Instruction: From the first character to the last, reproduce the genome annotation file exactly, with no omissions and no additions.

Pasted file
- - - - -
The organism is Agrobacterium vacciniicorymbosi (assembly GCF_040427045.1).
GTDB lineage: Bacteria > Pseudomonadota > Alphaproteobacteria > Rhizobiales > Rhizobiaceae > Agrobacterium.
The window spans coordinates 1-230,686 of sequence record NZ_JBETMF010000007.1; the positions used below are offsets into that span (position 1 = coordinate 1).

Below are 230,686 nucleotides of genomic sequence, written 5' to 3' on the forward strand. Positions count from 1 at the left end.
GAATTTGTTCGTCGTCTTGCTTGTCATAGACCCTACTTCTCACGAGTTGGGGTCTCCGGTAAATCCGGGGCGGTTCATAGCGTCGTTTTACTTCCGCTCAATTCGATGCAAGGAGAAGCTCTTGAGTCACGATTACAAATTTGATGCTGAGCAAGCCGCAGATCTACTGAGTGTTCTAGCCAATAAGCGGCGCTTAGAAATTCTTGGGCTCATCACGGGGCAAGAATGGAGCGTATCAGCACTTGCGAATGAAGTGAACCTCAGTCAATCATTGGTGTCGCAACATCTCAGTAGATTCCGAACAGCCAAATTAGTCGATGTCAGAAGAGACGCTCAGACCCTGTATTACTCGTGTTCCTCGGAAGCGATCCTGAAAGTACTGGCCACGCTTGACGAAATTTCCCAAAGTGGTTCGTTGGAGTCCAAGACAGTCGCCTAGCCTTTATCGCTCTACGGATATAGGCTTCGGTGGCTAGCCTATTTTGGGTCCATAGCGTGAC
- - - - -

The organism is Agrobacterium vacciniicorymbosi (assembly GCF_040427045.1).
GTDB lineage: Bacteria > Pseudomonadota > Alphaproteobacteria > Rhizobiales > Rhizobiaceae > Agrobacterium.
The window spans coordinates 1-230,686 of sequence record NZ_JBETMF010000007.1; the positions used below are offsets into that span (position 1 = coordinate 1).

Below are 230,686 nucleotides of genomic sequence, written 5' to 3' on the forward strand. Positions count from 1 at the left end.
GAATTTGTTCGTCGTCTTGCTTGTCATAGACCCTACTTCTCACGAGTTGGGGTCTCCGGTAAATCCGGGGCGGTTCATAGCGTCGTTTTACTTCCGCTCAATTCGATGCAAGGAGAAGCTCTTGAGTCACGATTACAAATTTGATGCTGAGCAAGCCGCAGATCTACTGAGTGTTCTAGCCAATAAGCGGCGCTTAGAAATTCTTGGGCTCATCACGGGGCAAGAATGGAGCGTATCAGCACTTGCGAATGAAGTGAACCTCAGTCAATCATTGGTGTCGCAACATCTCAGTAGATTCCGAACAGCCAAATTAGTCGATGTCAGAAGAGACGCTCAGACCCTGTATTACTCGTGTTCCTCGGAAGCGATCCTGAAAGTACTGGCCACGCTTGACGAAATTTCCCAAAGTGGTTCGTTGGAGTCCAAGACAGTCGCCTAGCCTTTATCGCTCTACGGATATAGGCTTCGGTGGCTAGCCTATTTTGGGTCCATAGCGTGAC